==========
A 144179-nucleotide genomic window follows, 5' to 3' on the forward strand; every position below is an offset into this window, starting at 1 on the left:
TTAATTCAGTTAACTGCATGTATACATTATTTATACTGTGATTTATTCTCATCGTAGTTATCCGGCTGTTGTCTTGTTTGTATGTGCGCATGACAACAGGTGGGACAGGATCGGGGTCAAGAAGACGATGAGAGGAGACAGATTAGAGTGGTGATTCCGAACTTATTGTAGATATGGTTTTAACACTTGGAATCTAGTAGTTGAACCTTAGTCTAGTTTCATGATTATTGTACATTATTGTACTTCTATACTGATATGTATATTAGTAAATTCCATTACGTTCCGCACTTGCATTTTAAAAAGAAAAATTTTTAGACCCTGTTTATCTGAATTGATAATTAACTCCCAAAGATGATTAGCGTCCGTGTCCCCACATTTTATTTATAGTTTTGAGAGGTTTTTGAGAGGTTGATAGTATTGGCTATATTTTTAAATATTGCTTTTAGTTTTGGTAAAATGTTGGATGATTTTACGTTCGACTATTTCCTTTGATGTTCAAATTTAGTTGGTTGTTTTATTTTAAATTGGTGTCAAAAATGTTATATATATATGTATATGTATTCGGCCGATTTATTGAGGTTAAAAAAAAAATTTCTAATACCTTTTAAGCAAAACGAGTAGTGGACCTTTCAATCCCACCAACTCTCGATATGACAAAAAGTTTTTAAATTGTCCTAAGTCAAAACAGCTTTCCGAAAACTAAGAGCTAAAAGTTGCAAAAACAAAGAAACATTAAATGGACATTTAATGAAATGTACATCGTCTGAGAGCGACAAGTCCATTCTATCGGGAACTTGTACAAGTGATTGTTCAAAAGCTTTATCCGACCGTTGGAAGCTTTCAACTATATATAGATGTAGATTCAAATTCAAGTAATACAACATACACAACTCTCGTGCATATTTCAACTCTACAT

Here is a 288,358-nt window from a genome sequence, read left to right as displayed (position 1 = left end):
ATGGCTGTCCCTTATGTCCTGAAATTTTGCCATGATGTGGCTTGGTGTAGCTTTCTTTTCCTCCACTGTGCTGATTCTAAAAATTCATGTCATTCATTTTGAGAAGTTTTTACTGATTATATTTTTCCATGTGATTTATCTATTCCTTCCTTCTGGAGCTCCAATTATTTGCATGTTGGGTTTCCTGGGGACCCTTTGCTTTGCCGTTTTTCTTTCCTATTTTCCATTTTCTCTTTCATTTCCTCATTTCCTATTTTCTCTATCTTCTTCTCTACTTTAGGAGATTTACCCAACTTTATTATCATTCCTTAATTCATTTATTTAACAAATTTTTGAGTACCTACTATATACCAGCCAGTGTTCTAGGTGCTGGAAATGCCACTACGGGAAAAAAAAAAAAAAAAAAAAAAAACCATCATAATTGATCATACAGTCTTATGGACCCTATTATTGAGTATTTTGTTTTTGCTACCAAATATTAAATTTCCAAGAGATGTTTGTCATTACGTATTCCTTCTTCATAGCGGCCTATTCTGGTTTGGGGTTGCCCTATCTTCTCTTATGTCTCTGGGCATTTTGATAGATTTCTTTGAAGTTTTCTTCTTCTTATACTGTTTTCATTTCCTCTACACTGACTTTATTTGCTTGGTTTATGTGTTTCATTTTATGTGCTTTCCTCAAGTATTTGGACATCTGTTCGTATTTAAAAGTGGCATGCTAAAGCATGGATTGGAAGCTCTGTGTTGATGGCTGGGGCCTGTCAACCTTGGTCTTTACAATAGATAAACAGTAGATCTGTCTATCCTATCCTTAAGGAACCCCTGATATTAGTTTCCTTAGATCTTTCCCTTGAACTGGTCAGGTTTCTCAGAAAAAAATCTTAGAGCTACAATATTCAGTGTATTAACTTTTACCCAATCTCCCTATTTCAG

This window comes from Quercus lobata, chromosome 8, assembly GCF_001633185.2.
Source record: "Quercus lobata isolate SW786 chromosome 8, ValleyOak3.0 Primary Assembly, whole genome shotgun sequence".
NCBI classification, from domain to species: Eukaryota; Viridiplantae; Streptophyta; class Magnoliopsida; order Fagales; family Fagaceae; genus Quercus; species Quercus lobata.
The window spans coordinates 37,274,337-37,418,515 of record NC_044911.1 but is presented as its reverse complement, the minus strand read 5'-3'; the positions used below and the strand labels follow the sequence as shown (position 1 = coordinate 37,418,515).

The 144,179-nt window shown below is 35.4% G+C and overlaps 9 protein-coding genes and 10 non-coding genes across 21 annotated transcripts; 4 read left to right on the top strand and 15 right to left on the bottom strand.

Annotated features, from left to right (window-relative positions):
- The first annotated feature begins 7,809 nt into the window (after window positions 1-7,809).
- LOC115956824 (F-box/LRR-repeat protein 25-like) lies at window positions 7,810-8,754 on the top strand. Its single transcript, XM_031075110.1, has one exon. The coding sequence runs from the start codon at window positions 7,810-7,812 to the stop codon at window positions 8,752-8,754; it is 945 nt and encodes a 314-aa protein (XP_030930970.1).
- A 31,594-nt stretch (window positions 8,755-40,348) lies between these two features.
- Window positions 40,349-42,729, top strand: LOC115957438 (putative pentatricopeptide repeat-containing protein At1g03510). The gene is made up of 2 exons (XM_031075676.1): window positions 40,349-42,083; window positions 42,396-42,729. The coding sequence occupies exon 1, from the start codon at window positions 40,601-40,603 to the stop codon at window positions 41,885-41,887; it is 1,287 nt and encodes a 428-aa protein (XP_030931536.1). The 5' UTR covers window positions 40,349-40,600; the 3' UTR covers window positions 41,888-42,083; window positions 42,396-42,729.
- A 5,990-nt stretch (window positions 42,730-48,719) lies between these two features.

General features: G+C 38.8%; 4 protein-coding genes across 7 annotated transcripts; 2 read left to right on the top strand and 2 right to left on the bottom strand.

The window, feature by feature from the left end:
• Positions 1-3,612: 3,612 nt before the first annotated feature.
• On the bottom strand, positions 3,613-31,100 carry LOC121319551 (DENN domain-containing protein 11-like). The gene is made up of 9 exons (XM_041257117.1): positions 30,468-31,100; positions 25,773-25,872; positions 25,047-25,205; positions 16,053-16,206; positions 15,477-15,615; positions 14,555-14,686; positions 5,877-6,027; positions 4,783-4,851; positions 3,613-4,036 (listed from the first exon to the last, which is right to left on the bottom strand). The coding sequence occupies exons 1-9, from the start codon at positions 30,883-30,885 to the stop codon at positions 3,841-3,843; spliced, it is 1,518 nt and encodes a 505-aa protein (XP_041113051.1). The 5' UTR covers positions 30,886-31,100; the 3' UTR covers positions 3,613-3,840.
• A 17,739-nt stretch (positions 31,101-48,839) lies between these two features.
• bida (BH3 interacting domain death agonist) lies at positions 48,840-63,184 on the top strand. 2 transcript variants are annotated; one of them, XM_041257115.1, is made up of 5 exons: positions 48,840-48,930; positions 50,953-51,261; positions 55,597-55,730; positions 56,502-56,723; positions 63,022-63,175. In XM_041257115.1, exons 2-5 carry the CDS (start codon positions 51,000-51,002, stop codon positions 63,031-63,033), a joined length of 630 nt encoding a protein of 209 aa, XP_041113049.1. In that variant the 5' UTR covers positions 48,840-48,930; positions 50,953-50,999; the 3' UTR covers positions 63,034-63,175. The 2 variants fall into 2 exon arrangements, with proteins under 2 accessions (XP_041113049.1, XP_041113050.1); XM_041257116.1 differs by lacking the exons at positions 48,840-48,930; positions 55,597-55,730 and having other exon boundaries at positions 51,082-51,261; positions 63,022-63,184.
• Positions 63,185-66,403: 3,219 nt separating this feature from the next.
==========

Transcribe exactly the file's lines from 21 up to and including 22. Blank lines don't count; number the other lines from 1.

• bida (BH3 interacting domain death agonist) lies at positions 48,840-63,184 on the top strand. 2 transcript variants are annotated; one of them, XM_041257115.1, is made up of 5 exons: positions 48,840-48,930; positions 50,953-51,261; positions 55,597-55,730; positions 56,502-56,723; positions 63,022-63,175. In XM_041257115.1, exons 2-5 carry the CDS (start codon positions 51,000-51,002, stop codon positions 63,031-63,033), a joined length of 630 nt encoding a protein of 209 aa, XP_041113049.1. In that variant the 5' UTR covers positions 48,840-48,930; positions 50,953-50,999; the 3' UTR covers positions 63,034-63,175. The 2 variants fall into 2 exon arrangements, with proteins under 2 accessions (XP_041113049.1, XP_041113050.1); XM_041257116.1 differs by lacking the exons at positions 48,840-48,930; positions 55,597-55,730 and having other exon boundaries at positions 51,082-51,261; positions 63,022-63,184.
• Positions 63,185-66,403: 3,219 nt separating this feature from the next.